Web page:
“Are you fruitful or unfruitful?

The Parables of Jesus

March 8, 2022

“Are you fruitful or unfruitful?”

Luke 13:6-9

Do you have a ‘green thumb?” I must confess that I have often failed miserably in my planting endeavors over the years.

My one success story is the four barrels filled with dirt and flowers you see above. My neighbors threw out the barrels a couple of years ago, so I snatched them up. I sanded them down and sealed them outside.

Outside of our front door, we have two stoops. Therefore, they are ideal for planters. I’ve been working on these four barrels of flowers now for almost two years. Although I water everything regularly, turn the soil, add new dirt, and fertilize as needed, occasionally, one or two plants will die. So, I pull the dead ones out and plant new ones when they do.

But not all plants bloom like the ones above. I have a lemon tree that hadn’t given any fruit in almost 10 years. About two years ago, I began watering, feeding, and weeding the area around it regularly. My diligence paid off. This year the lemon tree had two lemons on it. Patience can pay off.

*************************************************

That brings us to our devotion for today. The Parable of the unfruitful Fig tree.

Then he told this Parable: “A man had a fig tree growing in his vineyard, and he went to look for fruit on it but did not find any. So, he said to the man who took care of the vineyard, ‘For three years now I’ve been coming to look for fruit on this fig tree and haven’t found any. Cut it down! Why should it use up the soil?’

 “‘Sir,’ the man replied, ‘leave it alone for one more year, and I’ll dig around it and fertilize it. If it bears fruit next year, fine! If not, then cut it down.’” Luke 13:6-9

Let’s look at this Parable from two perspectives.

In both, God is the man who had the fig tree, and Jesus is the man who takes care of the vineyard.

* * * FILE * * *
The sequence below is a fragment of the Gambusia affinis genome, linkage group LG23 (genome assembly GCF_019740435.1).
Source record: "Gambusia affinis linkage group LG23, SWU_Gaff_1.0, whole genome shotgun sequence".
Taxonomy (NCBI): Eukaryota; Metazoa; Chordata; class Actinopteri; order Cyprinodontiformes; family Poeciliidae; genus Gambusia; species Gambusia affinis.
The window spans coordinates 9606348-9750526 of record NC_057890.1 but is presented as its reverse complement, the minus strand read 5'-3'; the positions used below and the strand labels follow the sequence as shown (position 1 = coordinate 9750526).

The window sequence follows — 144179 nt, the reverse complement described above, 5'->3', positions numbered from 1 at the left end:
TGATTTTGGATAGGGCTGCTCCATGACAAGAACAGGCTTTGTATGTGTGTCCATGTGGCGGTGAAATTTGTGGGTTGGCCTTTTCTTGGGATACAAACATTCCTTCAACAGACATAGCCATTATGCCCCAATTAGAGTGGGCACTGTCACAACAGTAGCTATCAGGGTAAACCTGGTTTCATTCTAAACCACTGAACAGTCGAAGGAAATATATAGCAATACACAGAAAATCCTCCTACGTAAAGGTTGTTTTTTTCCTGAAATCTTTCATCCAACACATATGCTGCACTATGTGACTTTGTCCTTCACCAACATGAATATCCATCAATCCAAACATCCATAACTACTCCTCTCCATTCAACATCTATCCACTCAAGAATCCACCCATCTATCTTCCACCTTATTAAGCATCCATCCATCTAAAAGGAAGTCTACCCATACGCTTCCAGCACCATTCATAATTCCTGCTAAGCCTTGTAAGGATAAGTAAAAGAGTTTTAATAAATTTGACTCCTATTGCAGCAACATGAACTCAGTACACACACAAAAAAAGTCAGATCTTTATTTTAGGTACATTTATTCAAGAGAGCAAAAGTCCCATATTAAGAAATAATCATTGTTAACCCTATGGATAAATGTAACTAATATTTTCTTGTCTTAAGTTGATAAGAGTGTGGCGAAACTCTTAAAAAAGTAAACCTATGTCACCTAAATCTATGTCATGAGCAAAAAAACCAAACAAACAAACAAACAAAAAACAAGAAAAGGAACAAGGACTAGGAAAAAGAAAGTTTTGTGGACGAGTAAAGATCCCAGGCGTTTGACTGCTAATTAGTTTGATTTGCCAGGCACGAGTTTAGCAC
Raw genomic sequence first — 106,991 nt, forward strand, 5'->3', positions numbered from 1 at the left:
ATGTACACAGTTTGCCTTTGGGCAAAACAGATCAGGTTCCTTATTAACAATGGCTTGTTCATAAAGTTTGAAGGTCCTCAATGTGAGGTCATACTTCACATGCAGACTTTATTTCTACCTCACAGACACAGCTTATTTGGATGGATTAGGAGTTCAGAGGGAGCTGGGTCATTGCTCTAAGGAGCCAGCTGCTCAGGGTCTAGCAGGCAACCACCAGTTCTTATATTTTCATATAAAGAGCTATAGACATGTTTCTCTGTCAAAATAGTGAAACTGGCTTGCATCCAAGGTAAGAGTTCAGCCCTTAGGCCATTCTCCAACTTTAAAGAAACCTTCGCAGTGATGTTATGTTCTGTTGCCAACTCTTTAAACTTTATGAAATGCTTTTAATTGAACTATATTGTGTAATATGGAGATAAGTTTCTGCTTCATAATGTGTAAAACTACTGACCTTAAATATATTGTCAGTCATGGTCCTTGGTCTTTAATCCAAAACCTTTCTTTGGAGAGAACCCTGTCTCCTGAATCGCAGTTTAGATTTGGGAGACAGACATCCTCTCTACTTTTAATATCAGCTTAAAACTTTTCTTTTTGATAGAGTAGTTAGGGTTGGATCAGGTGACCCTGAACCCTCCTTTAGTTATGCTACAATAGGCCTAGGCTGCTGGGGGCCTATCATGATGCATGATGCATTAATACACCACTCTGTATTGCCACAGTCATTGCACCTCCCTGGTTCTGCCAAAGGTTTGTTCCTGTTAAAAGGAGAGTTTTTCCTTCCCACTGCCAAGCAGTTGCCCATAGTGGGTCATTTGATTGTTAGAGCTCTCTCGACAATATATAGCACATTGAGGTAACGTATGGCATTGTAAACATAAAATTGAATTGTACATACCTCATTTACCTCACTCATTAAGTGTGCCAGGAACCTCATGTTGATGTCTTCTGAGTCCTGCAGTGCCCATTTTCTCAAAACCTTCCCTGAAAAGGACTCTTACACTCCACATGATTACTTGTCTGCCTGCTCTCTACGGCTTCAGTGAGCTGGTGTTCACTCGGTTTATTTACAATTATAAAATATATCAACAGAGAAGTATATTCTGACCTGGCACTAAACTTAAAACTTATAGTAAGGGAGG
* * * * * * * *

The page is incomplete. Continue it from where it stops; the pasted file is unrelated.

In the broad sense, this is a story of God being tired of the people of Israel for not coming to repentance. They are using up the very air He provides; they are of no use to Him if they don’t repent, “Why should it use up the soil.”

But, Jesus, the man who takes care of the vineyard, intercedes. He asks the vineyard owner, God, to give it a little more time. Jesus wants time to cultivate the love of God and repentance in the land.

Even though God is very patient, we see that when Jesus dies, the number of people who have come to repentance compared to the size of Israel is minimal.

There is always a price to pay for non-belief and not doing the Lord’s work. But, unfortunately, in 70 A.D., that price comes due with the destruction of Israel.

The second perspective of this Parable brings it a little closer to home. This Parable tells us that God is patient and gives people time to repent, as I said earlier. God doesn’t want any of us to perish. Instead, he wants us to come to repentance.

So, this delay puts the burden on us as believers who have repented and do God’s work He has set before us.

It’s more important than ever that we spread the Gospel of Jesus Christ throughout the world. We do this by sharing God’s Word, our actions, and being servants to all. The delay in judgment for non-repentance will only last so long. If a person dies unrepentant, there is no hope; their opportunity to repent and be righteous in God’s sight is lost.

We must produce fruit and use our God-given gifts to bring everyone to Christ. We must show Christ’s love to everyone, so they too can know Jesus as their Lord and Savior. In this way, all can enjoy the Grace and righteousness offered by God and experience eternity.

“You also must be ready because the Son of Man will come at an hour when you do not expect him.” Luke 12:40

Dear Jesus. There is so much to do. As you said in Luke,

“The harvest is plentiful, but the workers are few. Ask the Lord of the harvest, therefore, to send out workers into his harvest field.

Allow us to be your hands and feet as we go into the field and tell the world about your love and the eternity you offer by Grace through Faith. Amen

Leave a Reply

Fill in your details below or click an icon to log in:

WordPress.com Logo

You are commenting using your WordPress.com account. Log Out /  Change )

Twitter picture

You are commenting using your Twitter account. Log Out /  Change )

Facebook photo

You are commenting using your Facebook account. Log Out /  Change )

Connecting to %s